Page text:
I don’t know if that 2012 comparison will bear out; that’s why we count the votes. But if it does, it goes to show how the complicated delegate math in these proportional states could keep Trump from breaking away from the pack just yet, fueling hope that he can eventually be stopped.

Reader Comments 0

18 comments
skruorangeclown
skruorangeclown

Georgia cons naturally pick the biggest loser and bigot in the bunch of GOP losers and give Kasich who is the most qualified,a consolation prize.

Kyle_Wingfield
Kyle_Wingfield moderator

Ahem. My "tortured logic" and "wishful thinking" more or less mirror the results in the exit polls: Trump 40, Cruz 23, Rubio 22. That could leave the latter two with nearly half of Georgia's delegates, depending on how the congressional districts shake out. And Trump is tied with Rubio in Virginia and with Kasich in Vermont.


Long way to go, but there's a very good chance Trump's share of the delegates will be smaller Wednesday morning than it was going into today.

mick jaggard
mick jaggard

Hillary could be measuring new drapes for the oval office too. 

bu22
bu22

Got to agree with the consensus.  This is seriously wishful thinking.  Almost as bad as thinking the smart aleck boy in the bubble would have Republicans who respect competence unite behind him.

mick jaggard
mick jaggard

@xxxzzz neither cruz or rubio will unite a shattered party, which will be the result. Trump voters would sooner vote for Hillary or just stay home than support either one of these two. One lies worse than Hillary the other can't show-up for work.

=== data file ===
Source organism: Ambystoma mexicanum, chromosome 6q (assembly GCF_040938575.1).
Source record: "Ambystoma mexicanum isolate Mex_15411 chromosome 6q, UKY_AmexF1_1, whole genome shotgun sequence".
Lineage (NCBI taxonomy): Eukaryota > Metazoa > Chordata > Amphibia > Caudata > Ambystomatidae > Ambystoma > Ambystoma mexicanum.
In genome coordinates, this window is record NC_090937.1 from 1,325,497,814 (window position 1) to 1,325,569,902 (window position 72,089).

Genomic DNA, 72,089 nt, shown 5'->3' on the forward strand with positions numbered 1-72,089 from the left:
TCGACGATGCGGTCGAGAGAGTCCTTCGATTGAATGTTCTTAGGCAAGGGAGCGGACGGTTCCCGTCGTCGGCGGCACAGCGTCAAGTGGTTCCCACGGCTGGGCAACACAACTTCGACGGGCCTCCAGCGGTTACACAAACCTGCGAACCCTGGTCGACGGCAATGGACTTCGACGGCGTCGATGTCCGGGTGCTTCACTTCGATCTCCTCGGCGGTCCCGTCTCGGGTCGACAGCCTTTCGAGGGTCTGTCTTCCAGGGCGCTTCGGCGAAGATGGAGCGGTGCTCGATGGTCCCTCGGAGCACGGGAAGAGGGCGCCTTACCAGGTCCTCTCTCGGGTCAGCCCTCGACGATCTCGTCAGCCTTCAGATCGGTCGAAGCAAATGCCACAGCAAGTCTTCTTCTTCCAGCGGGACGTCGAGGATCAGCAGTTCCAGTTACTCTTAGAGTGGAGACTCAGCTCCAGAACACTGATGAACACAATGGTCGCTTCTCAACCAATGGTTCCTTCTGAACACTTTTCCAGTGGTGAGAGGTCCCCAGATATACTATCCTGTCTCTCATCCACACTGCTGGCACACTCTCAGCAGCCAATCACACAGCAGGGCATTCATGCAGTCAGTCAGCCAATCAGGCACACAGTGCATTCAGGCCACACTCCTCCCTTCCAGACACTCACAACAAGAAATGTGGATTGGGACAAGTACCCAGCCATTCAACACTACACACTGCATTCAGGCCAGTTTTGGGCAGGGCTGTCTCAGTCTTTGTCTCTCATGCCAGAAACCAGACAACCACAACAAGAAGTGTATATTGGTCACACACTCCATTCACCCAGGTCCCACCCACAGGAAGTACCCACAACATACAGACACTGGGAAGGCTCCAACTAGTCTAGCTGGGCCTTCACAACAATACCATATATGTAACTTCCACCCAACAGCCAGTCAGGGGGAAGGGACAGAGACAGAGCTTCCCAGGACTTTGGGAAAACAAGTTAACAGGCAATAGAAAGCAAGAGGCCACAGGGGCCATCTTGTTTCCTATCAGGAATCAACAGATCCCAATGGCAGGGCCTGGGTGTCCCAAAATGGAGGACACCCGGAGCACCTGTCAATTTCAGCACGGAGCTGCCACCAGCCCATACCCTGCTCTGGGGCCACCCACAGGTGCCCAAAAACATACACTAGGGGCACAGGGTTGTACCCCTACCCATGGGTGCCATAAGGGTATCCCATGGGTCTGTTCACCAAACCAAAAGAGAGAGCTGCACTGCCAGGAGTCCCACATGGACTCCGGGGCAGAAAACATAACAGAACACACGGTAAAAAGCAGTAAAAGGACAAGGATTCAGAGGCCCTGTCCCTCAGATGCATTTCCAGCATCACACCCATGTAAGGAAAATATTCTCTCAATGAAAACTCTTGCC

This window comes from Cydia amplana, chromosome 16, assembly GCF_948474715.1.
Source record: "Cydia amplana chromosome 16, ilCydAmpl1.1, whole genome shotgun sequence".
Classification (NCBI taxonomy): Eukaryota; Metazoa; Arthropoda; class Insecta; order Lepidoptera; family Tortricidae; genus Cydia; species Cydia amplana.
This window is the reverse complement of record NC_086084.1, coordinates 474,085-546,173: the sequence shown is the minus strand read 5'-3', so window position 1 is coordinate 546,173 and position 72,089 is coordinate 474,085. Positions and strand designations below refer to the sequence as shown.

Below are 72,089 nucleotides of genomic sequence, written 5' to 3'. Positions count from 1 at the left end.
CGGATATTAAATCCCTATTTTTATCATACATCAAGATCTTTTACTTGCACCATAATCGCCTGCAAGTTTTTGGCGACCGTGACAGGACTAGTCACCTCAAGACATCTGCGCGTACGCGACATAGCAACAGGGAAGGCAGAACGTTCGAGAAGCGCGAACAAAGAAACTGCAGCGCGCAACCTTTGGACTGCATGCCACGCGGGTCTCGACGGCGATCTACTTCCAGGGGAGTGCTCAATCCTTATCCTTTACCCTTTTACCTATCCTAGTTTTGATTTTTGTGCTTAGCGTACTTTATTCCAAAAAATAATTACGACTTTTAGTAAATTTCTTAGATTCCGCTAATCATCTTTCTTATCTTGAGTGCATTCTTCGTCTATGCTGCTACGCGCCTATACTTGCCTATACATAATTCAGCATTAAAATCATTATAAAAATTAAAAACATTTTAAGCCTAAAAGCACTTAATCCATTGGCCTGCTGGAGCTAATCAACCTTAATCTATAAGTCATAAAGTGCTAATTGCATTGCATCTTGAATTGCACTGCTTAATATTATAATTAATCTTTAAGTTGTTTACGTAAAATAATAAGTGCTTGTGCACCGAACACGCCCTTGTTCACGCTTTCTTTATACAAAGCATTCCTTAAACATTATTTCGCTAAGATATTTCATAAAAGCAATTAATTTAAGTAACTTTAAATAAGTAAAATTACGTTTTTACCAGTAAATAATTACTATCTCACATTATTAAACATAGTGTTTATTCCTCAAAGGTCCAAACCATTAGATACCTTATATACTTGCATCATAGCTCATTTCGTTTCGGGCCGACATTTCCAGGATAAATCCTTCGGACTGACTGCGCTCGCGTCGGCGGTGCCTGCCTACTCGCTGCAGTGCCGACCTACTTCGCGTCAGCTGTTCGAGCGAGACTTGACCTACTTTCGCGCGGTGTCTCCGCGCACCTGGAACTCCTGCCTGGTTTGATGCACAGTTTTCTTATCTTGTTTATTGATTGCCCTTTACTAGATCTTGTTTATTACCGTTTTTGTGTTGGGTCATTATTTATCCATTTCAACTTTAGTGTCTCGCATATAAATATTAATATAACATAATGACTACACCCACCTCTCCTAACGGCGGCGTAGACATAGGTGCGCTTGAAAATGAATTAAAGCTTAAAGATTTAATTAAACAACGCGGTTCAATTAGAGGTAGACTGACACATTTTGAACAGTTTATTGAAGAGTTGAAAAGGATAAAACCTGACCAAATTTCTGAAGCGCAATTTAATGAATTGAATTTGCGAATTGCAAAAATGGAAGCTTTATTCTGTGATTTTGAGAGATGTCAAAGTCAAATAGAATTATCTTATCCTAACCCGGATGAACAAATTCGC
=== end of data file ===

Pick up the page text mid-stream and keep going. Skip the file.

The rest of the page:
tomkat1111
tomkat1111

Kyle: You need a new career if this is the best you can do.

RafeHollister
RafeHollister

Somewhat tortured logic Kyle.  I think you are just whistling past the graveyard. 


The establishment may have to run a third party independent campaign EGOP against GOP nominee Trump and Hillary.  Boy, talking about suicide.

Bill Ott
Bill Ott

We are voting for Trump 

TicTacs
TicTacs

@Bill Ott I think you picked a winner, for today.  Bet any money ?

Eye wonder
Eye wonder

As far as humor goes, this one's a doozy!

RoyalDawg
RoyalDawg

Kyle- you have become completely transparent, whether you realize it or not. Recently, you have been writing about what you WISH would happen instead of what the tea leaves suggest is GOING to happen.


Kyle_Wingfield
Kyle_Wingfield moderator

@RoyalDawg "Recently, you have been writing about what you WISH would happen instead of what the tea leaves suggest is GOING to happen."

I obviously disagree. That said, this is why I explain my vote, for transparency's sake. No one can say I'm holding anything back.

Finn-McCool
Finn-McCool

Kyle is clinging to any sign of hope.

FredJohnsson
FredJohnsson

I could see Trump going into the convention with a plurality (say 40% to 45%) of the delegates, but not an outright majority.  That will put the GOP establishment in a real dilemma.   If they end of giving him the nomination, that could taint the whole brand.  But, if they give it to someone else, there will be a lot of mad Trump voters who might refuse to vote for what they would view as an illegitimate replacement.

TicTacs
TicTacs

The GOP MO, when you can't win change the game or cheat.  Go home with the ball if you can't compete. 

Bhorsoft
Bhorsoft

Wishful thinking and using past history to predict future results. Problem is that Trump is being disruptive to the political process in the same way that Amazon was disruptive to retail.  Conventional "wisdom" isn't working for Trump's competitors this time around. It may change if/when Trump is nominated and is in a national election.  My real fear is that Trump will be disruptive enough to beat Hillary.